- The largest companies (>10k employees) used C/C++ more, 26% vs. 15% for smaller companies.
- Young companies (2 to 5 years) had higher rates of Ruby (18% vs. 11%) and lower rates of ASP/ASP.NET and C# (4% and 9%, respectively, vs. 12% and 23%).
Compared to the survey results as a whole, certain industries showed variations, including:
- Publishing / media uses C/C++ less (0% vs. 17%) and C# less (6% vs. 21%).
- Cloud Services / Hosting / CDN uses Ruby more (33% vs. 11%).
- Manufacturing (non-IT) uses Java less (10% vs. 38%).
- Consulting (IT) uses Java more (51% vs. 36%).
- Computers / Hardware uses C/C++ more (50% vs. 16%).
- Those with an academic speciality in mathematics, statistics, or physics tend to use Python more (41% vs. 23%) and PHP less (10% vs. 20%).
- Those with an academic speciality in computer science tend to use Java more (44% vs. 30%).
- Those with a PhD use Python more (41% vs. 24%).
- Respondents who are currently students (full or part time) are much more likely to use LISP (13% vs. 3%).
- Perl 5, Lua, and Visual Basic .NET have, on average, the most experienced respondents (average of 15–17 years of experience in their field).
- Ruby, CSS, and Clojure have, on average, the least experienced respondents (respondents using these languages averaged about 11 years of experience).
- Visual Basic .NET, Clojure, and Ruby were relatively more popular in small teams (average of about 6 people on a team).
- Scala, Java, and Lua were more popular in larger teams (average of 8–9 people).
Respondents were asked not only which languages they currently use, but also which ones they have previously used (but no longer do) and which ones they are planning to learn within the next 1–2 years. Most respondents had at least one “past” and “future” language: only 18% of the sample had never used a language professionally that they no longer use, and 17% did not plan on learning any new languages.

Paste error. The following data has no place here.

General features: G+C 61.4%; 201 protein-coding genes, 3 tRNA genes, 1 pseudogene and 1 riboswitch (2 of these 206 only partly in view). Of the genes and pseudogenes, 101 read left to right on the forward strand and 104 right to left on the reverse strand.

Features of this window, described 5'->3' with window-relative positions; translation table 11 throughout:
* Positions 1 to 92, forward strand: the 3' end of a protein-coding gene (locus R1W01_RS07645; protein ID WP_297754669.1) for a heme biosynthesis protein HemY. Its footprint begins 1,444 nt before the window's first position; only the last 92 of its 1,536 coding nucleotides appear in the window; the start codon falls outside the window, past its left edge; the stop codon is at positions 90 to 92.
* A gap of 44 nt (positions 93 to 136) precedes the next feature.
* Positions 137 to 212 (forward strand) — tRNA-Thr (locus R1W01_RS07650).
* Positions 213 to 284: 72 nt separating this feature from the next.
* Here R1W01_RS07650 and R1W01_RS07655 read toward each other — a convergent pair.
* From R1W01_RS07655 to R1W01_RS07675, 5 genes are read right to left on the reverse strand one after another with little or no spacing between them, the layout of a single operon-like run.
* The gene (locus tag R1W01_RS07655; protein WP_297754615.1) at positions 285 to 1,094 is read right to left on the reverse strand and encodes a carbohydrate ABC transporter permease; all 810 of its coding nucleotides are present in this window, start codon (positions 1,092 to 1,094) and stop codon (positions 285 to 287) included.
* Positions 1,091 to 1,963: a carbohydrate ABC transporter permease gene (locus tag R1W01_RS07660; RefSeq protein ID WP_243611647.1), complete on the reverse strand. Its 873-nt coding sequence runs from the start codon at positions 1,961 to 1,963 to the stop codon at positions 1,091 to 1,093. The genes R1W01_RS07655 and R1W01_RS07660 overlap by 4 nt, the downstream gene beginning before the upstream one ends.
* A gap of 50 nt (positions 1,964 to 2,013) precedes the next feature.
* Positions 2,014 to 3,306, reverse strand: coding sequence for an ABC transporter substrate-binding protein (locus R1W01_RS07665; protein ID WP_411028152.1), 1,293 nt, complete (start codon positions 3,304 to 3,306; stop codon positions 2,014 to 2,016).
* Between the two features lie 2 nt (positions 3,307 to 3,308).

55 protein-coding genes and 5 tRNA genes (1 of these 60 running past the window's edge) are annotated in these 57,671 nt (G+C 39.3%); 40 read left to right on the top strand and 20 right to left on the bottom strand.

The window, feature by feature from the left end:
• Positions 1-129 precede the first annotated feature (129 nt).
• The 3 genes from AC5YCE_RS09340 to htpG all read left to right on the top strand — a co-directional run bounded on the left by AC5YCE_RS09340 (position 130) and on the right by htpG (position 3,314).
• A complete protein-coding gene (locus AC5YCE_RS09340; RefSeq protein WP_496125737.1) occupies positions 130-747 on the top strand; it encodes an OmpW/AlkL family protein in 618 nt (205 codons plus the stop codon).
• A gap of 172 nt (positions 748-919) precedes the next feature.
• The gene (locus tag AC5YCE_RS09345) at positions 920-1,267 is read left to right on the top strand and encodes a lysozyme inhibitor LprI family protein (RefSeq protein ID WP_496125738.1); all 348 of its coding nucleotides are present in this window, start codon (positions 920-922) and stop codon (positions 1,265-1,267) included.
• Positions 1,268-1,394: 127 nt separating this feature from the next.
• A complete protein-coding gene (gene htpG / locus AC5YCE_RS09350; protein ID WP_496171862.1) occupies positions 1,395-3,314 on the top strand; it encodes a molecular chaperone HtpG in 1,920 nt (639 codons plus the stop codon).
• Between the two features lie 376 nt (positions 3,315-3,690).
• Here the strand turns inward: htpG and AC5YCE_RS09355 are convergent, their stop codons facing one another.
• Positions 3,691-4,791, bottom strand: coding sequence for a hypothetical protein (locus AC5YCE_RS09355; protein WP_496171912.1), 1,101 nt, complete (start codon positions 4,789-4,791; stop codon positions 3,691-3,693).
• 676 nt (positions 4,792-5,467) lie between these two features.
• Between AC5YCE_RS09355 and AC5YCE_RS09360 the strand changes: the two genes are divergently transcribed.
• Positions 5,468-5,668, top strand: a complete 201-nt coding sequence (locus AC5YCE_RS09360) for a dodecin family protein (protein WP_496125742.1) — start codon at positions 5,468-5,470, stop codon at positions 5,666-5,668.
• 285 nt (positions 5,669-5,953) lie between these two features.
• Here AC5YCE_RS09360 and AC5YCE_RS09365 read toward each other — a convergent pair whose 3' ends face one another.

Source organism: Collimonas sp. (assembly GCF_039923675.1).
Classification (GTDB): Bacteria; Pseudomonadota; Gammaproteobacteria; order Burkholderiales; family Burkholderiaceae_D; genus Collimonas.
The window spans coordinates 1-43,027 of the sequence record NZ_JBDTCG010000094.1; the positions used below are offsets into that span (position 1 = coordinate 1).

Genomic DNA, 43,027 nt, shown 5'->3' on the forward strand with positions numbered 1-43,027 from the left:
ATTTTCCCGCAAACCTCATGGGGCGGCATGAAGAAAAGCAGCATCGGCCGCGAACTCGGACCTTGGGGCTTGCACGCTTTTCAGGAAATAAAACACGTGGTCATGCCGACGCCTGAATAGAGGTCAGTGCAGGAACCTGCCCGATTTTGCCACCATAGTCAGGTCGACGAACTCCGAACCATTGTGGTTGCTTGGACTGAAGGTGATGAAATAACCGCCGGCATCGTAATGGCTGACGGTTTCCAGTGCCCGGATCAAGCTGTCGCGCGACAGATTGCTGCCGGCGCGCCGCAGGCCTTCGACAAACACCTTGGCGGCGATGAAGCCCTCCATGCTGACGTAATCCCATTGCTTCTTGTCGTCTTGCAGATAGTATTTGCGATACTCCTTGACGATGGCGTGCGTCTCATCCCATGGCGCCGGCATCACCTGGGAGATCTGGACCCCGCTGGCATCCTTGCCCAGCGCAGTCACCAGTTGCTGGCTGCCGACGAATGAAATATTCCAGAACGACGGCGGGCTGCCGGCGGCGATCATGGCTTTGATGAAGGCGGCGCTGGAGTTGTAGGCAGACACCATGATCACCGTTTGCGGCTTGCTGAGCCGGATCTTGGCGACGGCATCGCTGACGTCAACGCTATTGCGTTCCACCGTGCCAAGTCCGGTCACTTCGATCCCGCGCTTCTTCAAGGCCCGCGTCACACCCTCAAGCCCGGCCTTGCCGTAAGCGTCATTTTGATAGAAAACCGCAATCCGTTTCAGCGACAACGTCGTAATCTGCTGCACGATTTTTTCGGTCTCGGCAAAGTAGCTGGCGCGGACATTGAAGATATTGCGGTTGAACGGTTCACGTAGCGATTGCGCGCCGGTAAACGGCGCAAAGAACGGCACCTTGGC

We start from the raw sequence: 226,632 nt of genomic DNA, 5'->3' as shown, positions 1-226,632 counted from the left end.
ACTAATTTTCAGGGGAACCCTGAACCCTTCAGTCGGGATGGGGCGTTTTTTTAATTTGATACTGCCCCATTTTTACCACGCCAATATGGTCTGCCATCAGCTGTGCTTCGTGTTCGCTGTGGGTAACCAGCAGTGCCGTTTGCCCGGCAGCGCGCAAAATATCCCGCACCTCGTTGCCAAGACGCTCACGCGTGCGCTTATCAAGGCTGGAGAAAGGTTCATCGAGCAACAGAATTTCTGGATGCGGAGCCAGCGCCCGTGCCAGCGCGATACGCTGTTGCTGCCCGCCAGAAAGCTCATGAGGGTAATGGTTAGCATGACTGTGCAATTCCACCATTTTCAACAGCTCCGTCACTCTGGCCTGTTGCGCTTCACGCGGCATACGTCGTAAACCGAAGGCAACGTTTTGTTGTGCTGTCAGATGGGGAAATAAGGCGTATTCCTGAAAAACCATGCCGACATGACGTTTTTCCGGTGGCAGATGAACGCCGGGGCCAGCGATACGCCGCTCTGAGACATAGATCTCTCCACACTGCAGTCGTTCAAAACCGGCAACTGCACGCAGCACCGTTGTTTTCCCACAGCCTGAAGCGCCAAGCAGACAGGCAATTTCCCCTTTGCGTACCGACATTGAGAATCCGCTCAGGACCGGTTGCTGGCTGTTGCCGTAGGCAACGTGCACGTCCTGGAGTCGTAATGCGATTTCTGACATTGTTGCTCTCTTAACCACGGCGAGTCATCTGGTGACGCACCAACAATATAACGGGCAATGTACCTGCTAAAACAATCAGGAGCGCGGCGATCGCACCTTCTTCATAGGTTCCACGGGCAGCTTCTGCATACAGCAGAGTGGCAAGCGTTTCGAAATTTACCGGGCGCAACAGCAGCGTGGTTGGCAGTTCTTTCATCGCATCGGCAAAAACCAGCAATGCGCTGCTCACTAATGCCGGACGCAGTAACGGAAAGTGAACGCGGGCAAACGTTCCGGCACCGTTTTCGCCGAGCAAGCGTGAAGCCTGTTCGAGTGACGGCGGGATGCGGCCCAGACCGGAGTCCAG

The most common “past” languages were C/C++ (35% of the sample), PHP (25%), Java (23%), C# (18%), Visual Basic .NET (15%), and HTML (14%). This does not necessarily mean these languages are dead or dying: Java and C#, for example, were reported more frequently as currently used languages than as past languages. Visual Basic, on the other hand, was reported more frequently as a past language than a currently used one: 15% versus 3%.
Four coefficients are associated with past languages: Bash (+$6,322), Clojure (+$12,549), Objective-C (–$3,869) and Perl 6 (+$14,743). Interpreting these bonuses is not straightforward. A positive coefficient can be spun negatively since the respondents got a big boost in their expected salary when they stopped using the language, but it could also be taken in a positive light: these languages may have served as important career steps or learning paths.